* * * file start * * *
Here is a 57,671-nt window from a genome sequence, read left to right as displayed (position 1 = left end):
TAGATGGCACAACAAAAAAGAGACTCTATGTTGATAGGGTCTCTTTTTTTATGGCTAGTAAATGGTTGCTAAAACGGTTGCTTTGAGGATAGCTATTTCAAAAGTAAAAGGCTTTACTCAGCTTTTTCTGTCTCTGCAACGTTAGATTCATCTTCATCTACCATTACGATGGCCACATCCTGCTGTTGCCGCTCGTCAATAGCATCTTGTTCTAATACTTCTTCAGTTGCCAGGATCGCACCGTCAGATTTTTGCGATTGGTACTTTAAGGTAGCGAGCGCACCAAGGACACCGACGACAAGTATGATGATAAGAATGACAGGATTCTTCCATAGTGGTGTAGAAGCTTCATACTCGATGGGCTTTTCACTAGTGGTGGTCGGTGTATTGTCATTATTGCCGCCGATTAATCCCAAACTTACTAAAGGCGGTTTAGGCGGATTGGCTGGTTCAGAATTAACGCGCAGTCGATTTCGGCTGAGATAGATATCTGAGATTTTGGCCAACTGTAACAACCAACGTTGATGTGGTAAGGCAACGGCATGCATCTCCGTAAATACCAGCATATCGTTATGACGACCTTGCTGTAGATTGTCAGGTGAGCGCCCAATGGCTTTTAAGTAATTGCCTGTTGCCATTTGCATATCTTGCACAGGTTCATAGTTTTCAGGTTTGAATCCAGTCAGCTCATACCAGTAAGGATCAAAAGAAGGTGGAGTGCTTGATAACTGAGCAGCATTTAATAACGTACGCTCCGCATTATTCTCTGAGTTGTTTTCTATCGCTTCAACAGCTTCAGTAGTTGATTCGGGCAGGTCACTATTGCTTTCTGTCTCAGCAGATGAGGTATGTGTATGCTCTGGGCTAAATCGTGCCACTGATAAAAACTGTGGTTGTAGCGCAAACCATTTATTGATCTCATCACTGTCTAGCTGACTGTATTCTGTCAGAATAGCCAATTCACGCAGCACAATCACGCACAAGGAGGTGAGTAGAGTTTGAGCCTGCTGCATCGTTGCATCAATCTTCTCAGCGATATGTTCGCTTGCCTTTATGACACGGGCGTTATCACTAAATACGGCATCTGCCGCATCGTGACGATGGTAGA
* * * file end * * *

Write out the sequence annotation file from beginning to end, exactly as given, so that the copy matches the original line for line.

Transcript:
Here is a 57,671-nt window from a genome sequence, read left to right as displayed (position 1 = left end):
TAGATGGCACAACAAAAAAGAGACTCTATGTTGATAGGGTCTCTTTTTTTATGGCTAGTAAATGGTTGCTAAAACGGTTGCTTTGAGGATAGCTATTTCAAAAGTAAAAGGCTTTACTCAGCTTTTTCTGTCTCTGCAACGTTAGATTCATCTTCATCTACCATTACGATGGCCACATCCTGCTGTTGCCGCTCGTCAATAGCATCTTGTTCTAATACTTCTTCAGTTGCCAGGATCGCACCGTCAGATTTTTGCGATTGGTACTTTAAGGTAGCGAGCGCACCAAGGACACCGACGACAAGTATGATGATAAGAATGACAGGATTCTTCCATAGTGGTGTAGAAGCTTCATACTCGATGGGCTTTTCACTAGTGGTGGTCGGTGTATTGTCATTATTGCCGCCGATTAATCCCAAACTTACTAAAGGCGGTTTAGGCGGATTGGCTGGTTCAGAATTAACGCGCAGTCGATTTCGGCTGAGATAGATATCTGAGATTTTGGCCAACTGTAACAACCAACGTTGATGTGGTAAGGCAACGGCATGCATCTCCGTAAATACCAGCATATCGTTATGACGACCTTGCTGTAGATTGTCAGGTGAGCGCCCAATGGCTTTTAAGTAATTGCCTGTTGCCATTTGCATATCTTGCACAGGTTCATAGTTTTCAGGTTTGAATCCAGTCAGCTCATACCAGTAAGGATCAAAAGAAGGTGGAGTGCTTGATAACTGAGCAGCATTTAATAACGTACGCTCCGCATTATTCTCTGAGTTGTTTTCTATCGCTTCAACAGCTTCAGTAGTTGATTCGGGCAGGTCACTATTGCTTTCTGTCTCAGCAGATGAGGTATGTGTATGCTCTGGGCTAAATCGTGCCACTGATAAAAACTGTGGTTGTAGCGCAAACCATTTATTGATCTCATCACTGTCTAGCTGACTGTATTCTGTCAGAATAGCCAATTCACGCAGCACAATCACGCACAAGGAGGTGAGTAGAGTTTGAGCCTGCTGCATCGTTGCATCAATCTTCTCAGCGATATGTTCGCTTGCCTTTATGACACGGGCGTTATCACTAAATACGGCATCTGCCGCATCGTGACGATGGTAGA